This article was co-authored with Amelia Martin.
Under recently-announced initiatives by the Australian Energy Market Commission, no longer will batteries need to soften their square edges to fit within the round hole of regulation in the national electricity market (NEM). Pending changes will improve the participation of batteries and ensure that they are better rewarded for their contributions.
The changes allow batteries, aggregate and hybrid generation arrangements to play a more central role in the decarbonisation of Australia’s energy system by providing a clearer pathway for them to complement intermittent renewable generation in the system. The changes propose to:
- level the playing field with other market participants, with a new AEMO registration category, which will improve how these businesses register to participate in the NEM and will streamline their obligations;
- create flexibility within the regulatory framework to accommodate greater technological innovation and new business models, as the rules will focus on what market services a business offers rather than who they are; and
- create a new income stream for fast responder businesses (those able to react within one to two seconds, like batteries) from the new Fast Frequency response markets, as these businesses will increasingly be relied upon to stabilise system frequency at short notice and to avoid blackouts.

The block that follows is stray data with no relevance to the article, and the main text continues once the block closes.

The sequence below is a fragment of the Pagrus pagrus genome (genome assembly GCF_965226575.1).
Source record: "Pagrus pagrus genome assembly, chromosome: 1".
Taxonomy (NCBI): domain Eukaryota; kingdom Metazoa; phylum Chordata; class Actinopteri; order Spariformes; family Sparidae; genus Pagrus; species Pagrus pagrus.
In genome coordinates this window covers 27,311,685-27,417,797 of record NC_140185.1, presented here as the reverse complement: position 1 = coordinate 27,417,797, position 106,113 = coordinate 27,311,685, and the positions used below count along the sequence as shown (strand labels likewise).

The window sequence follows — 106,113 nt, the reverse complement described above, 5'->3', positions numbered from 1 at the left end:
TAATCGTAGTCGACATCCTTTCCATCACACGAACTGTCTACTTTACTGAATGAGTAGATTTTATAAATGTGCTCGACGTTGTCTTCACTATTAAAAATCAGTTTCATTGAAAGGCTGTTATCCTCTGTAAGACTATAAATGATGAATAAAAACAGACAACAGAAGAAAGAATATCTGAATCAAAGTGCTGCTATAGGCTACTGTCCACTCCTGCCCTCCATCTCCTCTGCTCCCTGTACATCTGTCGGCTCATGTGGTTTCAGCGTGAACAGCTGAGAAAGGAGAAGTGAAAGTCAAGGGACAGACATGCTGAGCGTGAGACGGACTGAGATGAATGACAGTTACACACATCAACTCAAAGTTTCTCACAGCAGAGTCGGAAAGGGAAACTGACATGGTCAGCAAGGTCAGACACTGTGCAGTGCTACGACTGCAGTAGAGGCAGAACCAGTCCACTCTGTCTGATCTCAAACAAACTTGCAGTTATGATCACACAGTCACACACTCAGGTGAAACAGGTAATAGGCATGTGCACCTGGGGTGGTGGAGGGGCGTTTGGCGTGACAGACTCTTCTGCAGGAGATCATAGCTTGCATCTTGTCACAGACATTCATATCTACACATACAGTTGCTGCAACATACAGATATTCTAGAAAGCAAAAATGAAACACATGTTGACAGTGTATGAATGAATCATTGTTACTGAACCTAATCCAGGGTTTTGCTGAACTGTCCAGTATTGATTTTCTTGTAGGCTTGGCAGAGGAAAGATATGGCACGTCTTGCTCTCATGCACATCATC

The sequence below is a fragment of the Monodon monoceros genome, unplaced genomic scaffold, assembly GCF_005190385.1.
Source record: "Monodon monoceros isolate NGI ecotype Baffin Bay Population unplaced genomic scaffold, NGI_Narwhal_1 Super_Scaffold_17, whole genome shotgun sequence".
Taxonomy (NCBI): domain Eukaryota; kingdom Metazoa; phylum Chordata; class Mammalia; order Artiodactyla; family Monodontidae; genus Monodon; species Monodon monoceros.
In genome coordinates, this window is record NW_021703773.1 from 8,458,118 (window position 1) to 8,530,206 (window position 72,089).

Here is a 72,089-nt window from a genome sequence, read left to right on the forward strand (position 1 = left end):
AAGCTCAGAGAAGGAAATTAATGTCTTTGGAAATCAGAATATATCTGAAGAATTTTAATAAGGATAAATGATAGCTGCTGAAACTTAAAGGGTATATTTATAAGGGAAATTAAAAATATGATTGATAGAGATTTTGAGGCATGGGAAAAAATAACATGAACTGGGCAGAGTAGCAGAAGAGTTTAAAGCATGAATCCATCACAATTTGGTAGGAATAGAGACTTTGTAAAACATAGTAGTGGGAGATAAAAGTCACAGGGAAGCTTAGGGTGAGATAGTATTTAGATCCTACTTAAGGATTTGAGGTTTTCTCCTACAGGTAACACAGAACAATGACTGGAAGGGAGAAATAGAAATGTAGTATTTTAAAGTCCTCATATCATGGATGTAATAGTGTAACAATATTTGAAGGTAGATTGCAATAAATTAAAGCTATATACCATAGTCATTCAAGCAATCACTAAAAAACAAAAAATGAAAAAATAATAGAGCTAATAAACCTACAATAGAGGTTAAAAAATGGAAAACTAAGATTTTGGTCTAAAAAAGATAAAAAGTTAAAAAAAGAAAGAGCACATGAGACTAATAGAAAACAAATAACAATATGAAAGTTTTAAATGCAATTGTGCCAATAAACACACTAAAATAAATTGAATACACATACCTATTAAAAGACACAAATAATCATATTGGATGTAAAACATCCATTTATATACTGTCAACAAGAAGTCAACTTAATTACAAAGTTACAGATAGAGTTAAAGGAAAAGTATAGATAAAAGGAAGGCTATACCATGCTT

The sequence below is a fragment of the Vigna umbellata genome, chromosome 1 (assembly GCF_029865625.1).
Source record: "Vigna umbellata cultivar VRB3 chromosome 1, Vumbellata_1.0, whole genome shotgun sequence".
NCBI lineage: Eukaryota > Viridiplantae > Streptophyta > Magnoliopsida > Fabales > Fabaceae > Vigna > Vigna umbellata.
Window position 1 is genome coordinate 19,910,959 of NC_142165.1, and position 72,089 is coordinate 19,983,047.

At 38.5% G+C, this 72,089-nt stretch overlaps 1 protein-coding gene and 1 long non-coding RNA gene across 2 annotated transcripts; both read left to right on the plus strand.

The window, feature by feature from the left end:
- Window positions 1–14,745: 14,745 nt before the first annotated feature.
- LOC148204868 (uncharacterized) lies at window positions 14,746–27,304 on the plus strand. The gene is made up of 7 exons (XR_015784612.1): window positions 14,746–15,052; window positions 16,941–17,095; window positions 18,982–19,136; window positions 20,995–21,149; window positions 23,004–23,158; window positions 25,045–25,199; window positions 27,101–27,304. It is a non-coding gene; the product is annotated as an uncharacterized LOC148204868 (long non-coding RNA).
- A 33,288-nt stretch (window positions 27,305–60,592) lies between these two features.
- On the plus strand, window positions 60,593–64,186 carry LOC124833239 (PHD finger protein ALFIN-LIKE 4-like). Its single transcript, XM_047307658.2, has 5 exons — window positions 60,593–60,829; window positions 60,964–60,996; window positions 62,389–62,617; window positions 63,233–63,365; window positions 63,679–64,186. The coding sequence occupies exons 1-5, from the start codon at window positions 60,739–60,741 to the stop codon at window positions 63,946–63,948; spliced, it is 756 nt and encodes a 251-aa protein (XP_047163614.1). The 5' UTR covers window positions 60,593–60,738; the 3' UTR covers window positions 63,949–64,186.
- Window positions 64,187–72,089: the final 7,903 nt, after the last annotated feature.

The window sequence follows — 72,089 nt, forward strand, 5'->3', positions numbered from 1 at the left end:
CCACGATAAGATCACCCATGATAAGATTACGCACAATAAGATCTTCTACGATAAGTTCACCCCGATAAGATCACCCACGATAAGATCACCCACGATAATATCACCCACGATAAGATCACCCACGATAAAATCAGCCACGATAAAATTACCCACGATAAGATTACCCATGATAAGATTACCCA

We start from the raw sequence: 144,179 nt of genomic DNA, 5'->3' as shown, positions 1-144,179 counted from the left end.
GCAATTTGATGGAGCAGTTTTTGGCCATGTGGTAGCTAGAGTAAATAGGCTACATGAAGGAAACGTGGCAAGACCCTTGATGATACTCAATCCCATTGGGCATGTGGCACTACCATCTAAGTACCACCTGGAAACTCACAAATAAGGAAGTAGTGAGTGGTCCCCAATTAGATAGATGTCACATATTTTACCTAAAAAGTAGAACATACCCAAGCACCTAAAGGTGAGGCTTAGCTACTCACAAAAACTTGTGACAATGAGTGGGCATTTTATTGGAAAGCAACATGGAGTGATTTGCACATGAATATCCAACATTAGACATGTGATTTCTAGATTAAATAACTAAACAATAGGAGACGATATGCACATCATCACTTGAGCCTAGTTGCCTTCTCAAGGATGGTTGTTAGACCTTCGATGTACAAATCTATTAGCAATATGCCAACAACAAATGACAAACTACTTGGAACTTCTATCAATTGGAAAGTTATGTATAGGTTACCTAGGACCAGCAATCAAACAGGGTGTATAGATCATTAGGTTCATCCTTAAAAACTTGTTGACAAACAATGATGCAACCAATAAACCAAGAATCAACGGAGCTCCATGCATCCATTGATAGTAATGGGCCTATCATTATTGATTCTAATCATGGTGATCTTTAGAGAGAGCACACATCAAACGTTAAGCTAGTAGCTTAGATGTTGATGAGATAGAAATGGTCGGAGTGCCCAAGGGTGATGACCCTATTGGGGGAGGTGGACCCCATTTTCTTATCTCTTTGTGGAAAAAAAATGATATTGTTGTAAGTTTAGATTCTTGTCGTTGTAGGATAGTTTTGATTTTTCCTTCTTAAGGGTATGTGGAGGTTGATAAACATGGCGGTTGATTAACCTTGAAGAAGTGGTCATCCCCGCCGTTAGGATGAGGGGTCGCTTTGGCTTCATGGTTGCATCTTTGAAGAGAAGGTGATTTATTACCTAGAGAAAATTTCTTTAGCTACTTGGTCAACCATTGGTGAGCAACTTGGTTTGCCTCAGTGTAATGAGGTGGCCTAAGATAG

A brief summary of these developments is as follows:
- A draft plan to better integrate energy storage into the NEM, including by:
- introducing a new ‘Integrated Resource Provider’ (IRP) registration category, which will allow storage and hybrids to register and participate in a single category;
- clarifying the scheduling obligations that apply to different configurations of hybrid systems;
- enabling new aggregators of small generating units and/or storage units to register in the new IRP category and then enabling aggregators registered as IRPs to provide market ancillary services from generation to load; and
- allowing for the recovery of non-energy costs based on a participant’s consumed and sent out energy over relevant intervals, regardless of the category in which it is registered.
The draft energy storage plan remains open for consultation until 16 September 2021, with a final determination to be made the following month.
- A final rule that creates new markets for Fast Frequency response by introducing two new market ancillary service categories for:
- the very fast raise service; and
- the very fast lower service.
The commencement of these new markets is set for 9 October 2023.
We are working with clients to navigate and exploit these new rules. Please contact us should you wish to know more.